SPAN Links

4. Small Projects

While small projects are required to use peer reviews and inspection processes to evaluate key artifact types, they could make the task more manageable by varying the size of the inspection team, as long as key stakeholders are still represented. When it isn't possible to find all of the needed expertise from within the project team itself, consider whether the peer review team can leverage personnel from:

  • Areas that interface with the product being developed.
  • Related projects.
  • Other areas within the functional organization.
  • User organization.

Small teams also determine whether quality assurance personnel from the Center participate, for example, by providing a trained moderator to oversee the inspection logistics. 

5. Resources

5.1 References


5.2 Tools

Tools to aid in compliance with this SWE, if any, may be found in the Tools Library in the NASA Engineering Network (NEN). 

NASA users find this in the Tools Library in the Software Processes Across NASA (SPAN) site of the Software Engineering Community in NEN. 

The list is informational only and does not represent an “approved tool list”, nor does it represent an endorsement of any particular tool.  The purpose is to provide examples of tools being used across the Agency and to help projects and centers decide what tools to consider.

6. Lessons Learned

6.1 NASA Lessons Learned

A documented lesson from the NASA Lessons Learned database notes the following:

  • Deficiencies in Mission Critical Software Development for Mars Climate Orbiter (1999). Lesson Number 0740 521: Experience at NASA has also shown that a lack of software reviews can result in the loss of spacecraft: "1) Non-compliance with preferred software review practices may lead to mission loss. 2) Identifying mission-critical software requires concurrent engineering and thorough review by a team of systems engineers, developers, and end-users. 3) For all mission-critical software (or software interfaces between two systems or two major organizations), systems engineers, developers, and end-users should participate in ... walk-throughs of requirements, design, and acceptance plans."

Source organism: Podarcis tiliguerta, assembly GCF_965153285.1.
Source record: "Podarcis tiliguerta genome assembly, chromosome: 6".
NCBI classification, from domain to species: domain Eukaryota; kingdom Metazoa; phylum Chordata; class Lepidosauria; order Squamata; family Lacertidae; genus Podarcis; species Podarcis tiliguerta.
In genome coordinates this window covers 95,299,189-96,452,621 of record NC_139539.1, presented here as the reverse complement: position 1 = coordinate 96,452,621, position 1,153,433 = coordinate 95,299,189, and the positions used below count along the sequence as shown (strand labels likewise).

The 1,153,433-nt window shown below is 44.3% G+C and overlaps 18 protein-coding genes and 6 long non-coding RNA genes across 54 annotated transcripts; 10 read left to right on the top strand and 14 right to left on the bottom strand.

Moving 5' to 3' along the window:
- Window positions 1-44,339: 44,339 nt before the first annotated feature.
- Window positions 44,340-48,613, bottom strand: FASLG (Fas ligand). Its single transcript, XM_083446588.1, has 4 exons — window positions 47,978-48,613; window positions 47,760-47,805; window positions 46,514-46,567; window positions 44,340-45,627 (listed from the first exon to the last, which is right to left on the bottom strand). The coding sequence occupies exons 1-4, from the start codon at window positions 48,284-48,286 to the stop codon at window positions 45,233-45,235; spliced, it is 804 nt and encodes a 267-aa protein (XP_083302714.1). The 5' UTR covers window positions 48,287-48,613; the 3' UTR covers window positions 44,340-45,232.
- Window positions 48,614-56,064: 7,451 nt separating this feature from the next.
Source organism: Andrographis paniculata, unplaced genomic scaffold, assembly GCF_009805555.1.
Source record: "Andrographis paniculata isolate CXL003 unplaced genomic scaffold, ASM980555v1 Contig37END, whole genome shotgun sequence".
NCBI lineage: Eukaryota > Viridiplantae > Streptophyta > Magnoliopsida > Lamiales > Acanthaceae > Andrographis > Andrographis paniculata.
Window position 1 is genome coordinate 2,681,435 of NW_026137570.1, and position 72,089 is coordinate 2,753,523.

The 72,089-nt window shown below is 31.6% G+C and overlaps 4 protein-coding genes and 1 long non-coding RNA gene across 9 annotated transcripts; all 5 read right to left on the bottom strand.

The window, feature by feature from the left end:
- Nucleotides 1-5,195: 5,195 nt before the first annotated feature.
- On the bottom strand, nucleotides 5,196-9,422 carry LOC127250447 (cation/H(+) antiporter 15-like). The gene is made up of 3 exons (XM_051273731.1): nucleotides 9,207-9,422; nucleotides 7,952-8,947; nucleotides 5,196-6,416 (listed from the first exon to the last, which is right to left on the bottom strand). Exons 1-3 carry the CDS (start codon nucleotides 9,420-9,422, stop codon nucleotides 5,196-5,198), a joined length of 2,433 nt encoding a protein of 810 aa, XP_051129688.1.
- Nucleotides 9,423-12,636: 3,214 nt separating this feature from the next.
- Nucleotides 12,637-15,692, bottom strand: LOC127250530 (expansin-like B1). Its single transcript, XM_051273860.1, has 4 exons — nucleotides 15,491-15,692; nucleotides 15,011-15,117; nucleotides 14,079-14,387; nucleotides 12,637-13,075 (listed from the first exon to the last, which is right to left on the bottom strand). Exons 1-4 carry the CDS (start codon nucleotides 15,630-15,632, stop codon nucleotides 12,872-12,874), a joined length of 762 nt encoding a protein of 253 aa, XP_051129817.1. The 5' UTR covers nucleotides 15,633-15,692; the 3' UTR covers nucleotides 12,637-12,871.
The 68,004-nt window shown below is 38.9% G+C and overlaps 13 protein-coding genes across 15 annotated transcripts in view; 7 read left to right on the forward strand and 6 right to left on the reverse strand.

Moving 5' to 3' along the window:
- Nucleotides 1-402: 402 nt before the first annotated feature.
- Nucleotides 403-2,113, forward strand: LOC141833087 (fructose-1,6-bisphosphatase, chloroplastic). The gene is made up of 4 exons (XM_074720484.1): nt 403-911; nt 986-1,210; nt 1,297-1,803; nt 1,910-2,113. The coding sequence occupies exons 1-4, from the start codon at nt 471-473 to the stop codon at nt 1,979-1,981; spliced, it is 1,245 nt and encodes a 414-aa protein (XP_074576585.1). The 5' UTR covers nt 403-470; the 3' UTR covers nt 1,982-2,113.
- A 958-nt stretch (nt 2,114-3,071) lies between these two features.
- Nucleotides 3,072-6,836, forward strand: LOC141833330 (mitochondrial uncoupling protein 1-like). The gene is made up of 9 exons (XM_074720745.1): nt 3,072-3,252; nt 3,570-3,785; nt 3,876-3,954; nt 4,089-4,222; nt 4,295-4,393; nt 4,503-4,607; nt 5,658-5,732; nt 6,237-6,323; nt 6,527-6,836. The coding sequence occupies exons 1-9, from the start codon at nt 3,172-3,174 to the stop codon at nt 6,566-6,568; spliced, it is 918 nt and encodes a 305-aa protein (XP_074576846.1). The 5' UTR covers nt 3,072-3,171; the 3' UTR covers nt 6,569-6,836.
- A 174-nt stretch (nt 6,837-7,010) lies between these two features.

• Arianne 5 -The Inquiry Board's Recommendations: -  685
    • Review all flight software (including embedded software), and in particular:

      • Identify all implicit assumptions made by the code and its justification documents on the values of quantities provided by the equipment. Check these assumptions against the restrictions on the use of the equipment.
      • Verify the range of values taken by any internal or communication variables in the software.
      • Solutions to potential problems in the onboard computer software, paying particular attention to onboard computer switchover, shall be proposed by the Project Team and reviewed by a group of external experts, who shall report to the onboard- computer Qualification Board.
    • Include external (to the project) participants when reviewing specifications, code, and justification documents. Make sure that these reviews consider the substance of arguments, rather than check that verifications have been made.

6.2 Other Lessons Learned

  • A substantial body of data and experience justifies the use of inspections on requirements. Finding and fixing requirements problems during requirements analysis is cheaper than doing so later in the life cycle and is substantially cheaper than finding and fixing the same defects after delivering the software. Data from NASA and numerous other organizations (such as IBM, Toshiba, and the Defense Analysis Center for Software) all confirm this effect. 319